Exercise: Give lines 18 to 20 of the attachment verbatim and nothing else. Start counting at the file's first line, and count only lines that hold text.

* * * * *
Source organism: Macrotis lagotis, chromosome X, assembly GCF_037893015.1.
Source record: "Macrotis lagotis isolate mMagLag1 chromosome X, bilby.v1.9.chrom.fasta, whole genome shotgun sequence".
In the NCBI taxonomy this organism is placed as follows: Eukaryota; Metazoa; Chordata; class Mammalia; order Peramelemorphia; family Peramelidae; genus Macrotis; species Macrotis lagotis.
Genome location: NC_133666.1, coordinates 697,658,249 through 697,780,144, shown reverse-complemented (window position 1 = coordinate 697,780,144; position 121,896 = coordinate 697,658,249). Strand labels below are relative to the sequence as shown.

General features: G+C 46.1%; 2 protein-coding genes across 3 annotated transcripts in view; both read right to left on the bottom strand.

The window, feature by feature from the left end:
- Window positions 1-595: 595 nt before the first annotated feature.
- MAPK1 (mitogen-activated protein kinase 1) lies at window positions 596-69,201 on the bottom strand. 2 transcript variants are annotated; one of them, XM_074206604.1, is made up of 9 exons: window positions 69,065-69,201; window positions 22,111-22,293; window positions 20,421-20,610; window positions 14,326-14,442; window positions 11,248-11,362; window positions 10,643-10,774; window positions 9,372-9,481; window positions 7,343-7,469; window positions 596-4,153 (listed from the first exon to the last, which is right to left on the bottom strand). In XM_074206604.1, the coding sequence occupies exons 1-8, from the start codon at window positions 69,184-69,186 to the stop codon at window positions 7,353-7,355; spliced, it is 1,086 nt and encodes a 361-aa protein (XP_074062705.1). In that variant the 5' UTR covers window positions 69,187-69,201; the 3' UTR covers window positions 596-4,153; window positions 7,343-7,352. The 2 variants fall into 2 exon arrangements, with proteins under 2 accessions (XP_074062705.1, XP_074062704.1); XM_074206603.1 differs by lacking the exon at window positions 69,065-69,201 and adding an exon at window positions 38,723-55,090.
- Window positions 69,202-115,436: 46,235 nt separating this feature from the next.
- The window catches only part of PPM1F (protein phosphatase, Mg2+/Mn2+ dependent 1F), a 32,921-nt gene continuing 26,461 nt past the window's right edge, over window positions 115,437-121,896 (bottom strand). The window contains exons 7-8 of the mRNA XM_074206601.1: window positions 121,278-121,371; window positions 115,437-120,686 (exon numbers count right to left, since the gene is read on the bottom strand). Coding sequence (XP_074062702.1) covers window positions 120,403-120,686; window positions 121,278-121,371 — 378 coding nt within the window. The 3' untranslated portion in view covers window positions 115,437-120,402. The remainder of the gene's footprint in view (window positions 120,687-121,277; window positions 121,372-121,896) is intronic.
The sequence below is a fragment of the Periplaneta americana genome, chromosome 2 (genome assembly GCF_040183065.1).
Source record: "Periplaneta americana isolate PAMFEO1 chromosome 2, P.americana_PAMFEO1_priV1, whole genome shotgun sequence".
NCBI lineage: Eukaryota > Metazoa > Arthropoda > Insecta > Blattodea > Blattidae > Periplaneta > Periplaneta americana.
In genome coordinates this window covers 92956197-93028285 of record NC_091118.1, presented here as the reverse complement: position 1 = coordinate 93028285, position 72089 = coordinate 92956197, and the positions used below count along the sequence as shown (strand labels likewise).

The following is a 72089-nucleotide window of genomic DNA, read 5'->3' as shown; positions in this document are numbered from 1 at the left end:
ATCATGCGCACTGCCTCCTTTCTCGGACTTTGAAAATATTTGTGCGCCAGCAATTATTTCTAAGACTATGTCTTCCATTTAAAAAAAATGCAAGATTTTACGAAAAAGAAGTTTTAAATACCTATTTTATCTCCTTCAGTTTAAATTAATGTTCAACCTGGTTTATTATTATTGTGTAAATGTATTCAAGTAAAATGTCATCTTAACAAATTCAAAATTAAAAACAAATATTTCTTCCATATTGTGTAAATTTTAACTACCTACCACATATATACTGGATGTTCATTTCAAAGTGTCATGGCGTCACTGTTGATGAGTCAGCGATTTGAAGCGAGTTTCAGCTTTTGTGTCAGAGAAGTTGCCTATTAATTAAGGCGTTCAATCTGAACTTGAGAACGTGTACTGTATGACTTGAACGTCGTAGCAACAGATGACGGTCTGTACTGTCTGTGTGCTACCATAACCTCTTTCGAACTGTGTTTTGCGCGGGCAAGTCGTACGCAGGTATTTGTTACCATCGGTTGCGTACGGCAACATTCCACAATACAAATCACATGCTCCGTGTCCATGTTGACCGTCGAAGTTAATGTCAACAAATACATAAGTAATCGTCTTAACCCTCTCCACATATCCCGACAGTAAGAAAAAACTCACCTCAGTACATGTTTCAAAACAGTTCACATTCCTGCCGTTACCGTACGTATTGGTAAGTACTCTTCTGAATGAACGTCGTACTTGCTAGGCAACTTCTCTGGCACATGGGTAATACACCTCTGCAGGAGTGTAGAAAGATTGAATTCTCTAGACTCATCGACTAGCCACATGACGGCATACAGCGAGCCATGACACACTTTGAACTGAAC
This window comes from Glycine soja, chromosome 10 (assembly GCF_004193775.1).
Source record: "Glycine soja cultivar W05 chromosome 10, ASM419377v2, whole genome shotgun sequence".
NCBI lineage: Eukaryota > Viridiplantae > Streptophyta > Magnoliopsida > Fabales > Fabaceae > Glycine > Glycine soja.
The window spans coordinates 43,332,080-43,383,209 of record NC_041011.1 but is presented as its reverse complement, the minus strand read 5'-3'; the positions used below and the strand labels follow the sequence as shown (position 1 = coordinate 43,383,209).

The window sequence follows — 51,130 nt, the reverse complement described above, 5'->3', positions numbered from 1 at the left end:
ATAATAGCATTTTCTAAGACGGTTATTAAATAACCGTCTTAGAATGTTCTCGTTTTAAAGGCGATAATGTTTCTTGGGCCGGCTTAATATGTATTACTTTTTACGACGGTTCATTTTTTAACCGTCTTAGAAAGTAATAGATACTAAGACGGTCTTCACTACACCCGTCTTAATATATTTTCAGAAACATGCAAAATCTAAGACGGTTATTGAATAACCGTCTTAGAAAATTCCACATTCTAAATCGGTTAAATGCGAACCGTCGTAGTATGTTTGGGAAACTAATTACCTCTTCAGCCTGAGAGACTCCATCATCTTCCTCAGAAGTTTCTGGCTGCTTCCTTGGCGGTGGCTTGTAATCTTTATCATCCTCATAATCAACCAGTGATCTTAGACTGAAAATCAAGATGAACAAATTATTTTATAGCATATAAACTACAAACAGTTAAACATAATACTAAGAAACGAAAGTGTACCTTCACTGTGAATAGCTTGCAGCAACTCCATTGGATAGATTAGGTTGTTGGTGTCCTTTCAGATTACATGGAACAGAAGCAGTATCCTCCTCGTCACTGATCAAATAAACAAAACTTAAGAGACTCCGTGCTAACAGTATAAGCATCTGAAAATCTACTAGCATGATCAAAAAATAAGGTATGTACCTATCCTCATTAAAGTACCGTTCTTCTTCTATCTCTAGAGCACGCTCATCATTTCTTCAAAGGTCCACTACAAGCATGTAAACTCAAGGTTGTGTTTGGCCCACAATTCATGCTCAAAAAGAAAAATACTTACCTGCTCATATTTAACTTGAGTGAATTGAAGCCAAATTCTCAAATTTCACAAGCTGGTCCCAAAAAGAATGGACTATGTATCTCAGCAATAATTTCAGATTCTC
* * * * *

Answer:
Source record: "Glycine soja cultivar W05 chromosome 10, ASM419377v2, whole genome shotgun sequence".
NCBI lineage: Eukaryota > Viridiplantae > Streptophyta > Magnoliopsida > Fabales > Fabaceae > Glycine > Glycine soja.
The window spans coordinates 43,332,080-43,383,209 of record NC_041011.1 but is presented as its reverse complement, the minus strand read 5'-3'; the positions used below and the strand labels follow the sequence as shown (position 1 = coordinate 43,383,209).